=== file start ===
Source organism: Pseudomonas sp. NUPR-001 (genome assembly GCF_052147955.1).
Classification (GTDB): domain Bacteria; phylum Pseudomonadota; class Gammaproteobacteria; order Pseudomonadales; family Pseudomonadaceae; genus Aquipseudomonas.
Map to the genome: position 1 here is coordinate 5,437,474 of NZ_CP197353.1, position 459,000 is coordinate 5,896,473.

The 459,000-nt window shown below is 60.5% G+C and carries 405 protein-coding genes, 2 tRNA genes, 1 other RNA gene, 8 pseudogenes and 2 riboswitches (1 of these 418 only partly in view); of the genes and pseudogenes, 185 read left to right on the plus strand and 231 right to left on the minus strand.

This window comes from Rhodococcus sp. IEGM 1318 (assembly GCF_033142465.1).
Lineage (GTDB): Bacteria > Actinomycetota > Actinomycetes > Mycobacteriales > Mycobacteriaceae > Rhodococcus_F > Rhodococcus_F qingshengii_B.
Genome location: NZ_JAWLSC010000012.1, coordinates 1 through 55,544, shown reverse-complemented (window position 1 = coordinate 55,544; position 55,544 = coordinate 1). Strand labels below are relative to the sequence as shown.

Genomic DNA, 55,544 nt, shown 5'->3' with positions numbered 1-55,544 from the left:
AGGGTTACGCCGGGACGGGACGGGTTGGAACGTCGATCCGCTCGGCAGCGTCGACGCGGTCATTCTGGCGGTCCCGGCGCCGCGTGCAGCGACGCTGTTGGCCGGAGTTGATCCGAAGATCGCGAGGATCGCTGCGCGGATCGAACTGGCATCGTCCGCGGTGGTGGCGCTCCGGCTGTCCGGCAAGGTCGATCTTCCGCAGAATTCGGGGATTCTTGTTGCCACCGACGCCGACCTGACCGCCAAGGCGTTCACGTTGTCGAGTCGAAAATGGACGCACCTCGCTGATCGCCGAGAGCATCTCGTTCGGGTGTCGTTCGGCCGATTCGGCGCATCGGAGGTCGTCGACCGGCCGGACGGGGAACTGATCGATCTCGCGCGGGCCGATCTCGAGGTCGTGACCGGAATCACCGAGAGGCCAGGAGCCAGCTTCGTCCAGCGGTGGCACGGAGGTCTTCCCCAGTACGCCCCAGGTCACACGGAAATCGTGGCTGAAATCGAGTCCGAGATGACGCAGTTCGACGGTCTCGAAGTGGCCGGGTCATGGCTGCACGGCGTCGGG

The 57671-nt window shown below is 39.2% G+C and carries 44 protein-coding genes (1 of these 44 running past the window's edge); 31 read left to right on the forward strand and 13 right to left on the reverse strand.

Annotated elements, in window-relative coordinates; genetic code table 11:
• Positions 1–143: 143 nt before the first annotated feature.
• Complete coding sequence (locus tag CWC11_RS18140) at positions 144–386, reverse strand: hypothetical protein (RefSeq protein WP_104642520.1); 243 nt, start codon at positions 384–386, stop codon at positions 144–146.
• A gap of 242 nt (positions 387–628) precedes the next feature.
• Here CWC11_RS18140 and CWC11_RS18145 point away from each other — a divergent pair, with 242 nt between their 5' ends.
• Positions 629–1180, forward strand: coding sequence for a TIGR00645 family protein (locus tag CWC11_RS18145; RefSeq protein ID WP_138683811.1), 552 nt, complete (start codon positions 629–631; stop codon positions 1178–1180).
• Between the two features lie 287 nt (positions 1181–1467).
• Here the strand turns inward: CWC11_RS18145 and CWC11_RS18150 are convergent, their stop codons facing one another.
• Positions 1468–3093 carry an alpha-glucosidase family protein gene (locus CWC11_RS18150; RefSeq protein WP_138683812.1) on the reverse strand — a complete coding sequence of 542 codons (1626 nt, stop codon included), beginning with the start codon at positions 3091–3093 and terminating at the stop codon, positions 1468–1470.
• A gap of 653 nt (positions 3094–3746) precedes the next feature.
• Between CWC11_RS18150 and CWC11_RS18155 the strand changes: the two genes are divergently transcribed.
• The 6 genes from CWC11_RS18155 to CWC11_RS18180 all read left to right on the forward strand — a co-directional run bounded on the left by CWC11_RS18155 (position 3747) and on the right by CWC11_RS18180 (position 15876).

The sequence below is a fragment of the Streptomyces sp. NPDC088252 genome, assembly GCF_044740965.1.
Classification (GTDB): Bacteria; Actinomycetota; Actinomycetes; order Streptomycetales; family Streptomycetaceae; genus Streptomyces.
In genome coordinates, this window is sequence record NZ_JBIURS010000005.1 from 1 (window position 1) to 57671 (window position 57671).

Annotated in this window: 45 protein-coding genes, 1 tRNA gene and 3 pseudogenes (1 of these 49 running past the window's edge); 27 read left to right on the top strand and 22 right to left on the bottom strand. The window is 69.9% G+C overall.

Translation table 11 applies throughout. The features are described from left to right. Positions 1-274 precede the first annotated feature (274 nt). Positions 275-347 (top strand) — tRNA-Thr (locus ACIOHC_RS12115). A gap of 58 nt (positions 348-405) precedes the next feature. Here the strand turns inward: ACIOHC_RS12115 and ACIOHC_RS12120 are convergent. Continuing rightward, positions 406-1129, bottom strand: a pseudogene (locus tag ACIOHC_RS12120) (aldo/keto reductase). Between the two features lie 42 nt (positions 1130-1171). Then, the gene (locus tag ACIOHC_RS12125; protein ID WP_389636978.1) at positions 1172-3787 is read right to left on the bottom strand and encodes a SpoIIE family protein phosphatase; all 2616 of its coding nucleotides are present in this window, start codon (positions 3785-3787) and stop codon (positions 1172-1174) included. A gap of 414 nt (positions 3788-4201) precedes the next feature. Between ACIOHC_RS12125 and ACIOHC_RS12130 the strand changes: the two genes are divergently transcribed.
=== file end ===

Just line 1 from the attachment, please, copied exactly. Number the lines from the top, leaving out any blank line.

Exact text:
Source organism: Pseudomonas sp. NUPR-001 (genome assembly GCF_052147955.1).